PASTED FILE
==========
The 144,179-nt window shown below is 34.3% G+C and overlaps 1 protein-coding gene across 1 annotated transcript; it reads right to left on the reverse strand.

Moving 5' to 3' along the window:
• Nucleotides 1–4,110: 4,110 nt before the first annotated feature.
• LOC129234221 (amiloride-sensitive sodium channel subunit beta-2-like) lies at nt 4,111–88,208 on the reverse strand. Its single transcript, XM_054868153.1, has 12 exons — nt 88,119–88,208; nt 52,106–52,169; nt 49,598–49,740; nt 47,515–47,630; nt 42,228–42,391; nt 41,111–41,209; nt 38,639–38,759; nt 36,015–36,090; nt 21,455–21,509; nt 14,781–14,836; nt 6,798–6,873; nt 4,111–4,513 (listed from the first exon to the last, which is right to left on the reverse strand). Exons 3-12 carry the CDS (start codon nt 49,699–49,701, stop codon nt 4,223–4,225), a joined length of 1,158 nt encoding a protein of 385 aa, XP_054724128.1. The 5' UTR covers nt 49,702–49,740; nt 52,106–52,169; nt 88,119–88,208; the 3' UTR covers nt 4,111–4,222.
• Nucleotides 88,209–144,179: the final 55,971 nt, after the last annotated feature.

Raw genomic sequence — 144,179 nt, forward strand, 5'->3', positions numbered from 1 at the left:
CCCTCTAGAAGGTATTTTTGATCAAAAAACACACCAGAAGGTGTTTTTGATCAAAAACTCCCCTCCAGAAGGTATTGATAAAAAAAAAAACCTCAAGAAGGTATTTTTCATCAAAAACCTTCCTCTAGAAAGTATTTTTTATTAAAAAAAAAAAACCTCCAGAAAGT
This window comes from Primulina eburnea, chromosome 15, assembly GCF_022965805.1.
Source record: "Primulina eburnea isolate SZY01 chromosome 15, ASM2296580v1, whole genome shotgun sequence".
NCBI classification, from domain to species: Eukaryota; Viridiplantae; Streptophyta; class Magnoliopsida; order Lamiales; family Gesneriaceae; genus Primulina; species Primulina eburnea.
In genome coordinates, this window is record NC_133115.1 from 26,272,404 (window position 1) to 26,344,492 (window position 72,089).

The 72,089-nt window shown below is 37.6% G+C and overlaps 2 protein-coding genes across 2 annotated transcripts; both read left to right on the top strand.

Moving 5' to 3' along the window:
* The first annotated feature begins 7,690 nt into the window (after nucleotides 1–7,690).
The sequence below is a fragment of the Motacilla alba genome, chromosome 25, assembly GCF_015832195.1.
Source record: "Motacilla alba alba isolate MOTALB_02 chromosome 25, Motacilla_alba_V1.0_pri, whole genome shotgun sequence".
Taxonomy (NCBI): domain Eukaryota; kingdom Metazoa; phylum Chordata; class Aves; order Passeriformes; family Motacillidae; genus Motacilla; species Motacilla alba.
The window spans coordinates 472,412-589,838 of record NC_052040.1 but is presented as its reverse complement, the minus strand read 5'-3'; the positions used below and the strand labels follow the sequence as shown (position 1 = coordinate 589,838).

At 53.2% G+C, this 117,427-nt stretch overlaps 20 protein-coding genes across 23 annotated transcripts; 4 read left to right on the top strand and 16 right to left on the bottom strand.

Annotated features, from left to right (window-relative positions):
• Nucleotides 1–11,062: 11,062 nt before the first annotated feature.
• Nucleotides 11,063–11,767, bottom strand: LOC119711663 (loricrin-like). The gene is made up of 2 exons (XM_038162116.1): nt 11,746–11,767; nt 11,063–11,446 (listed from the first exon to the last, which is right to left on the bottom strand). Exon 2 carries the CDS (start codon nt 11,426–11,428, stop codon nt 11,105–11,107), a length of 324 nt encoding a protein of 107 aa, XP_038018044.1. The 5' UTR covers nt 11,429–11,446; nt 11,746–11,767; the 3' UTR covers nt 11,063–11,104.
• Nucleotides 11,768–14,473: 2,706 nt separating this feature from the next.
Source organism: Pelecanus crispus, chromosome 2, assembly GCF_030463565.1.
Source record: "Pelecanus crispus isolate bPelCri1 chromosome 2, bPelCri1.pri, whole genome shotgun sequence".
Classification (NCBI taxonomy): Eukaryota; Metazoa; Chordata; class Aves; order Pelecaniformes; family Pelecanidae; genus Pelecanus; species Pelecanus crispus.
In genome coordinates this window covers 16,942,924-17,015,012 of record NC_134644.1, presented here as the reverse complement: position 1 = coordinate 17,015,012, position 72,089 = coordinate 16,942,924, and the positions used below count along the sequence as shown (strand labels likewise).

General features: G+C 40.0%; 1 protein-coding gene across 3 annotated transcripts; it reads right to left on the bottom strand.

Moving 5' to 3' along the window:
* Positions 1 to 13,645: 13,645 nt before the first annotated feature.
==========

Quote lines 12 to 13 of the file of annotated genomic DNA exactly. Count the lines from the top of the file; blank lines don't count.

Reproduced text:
The 72,089-nt window shown below is 37.6% G+C and overlaps 2 protein-coding genes across 2 annotated transcripts; both read left to right on the top strand.

Moving 5' to 3' along the window: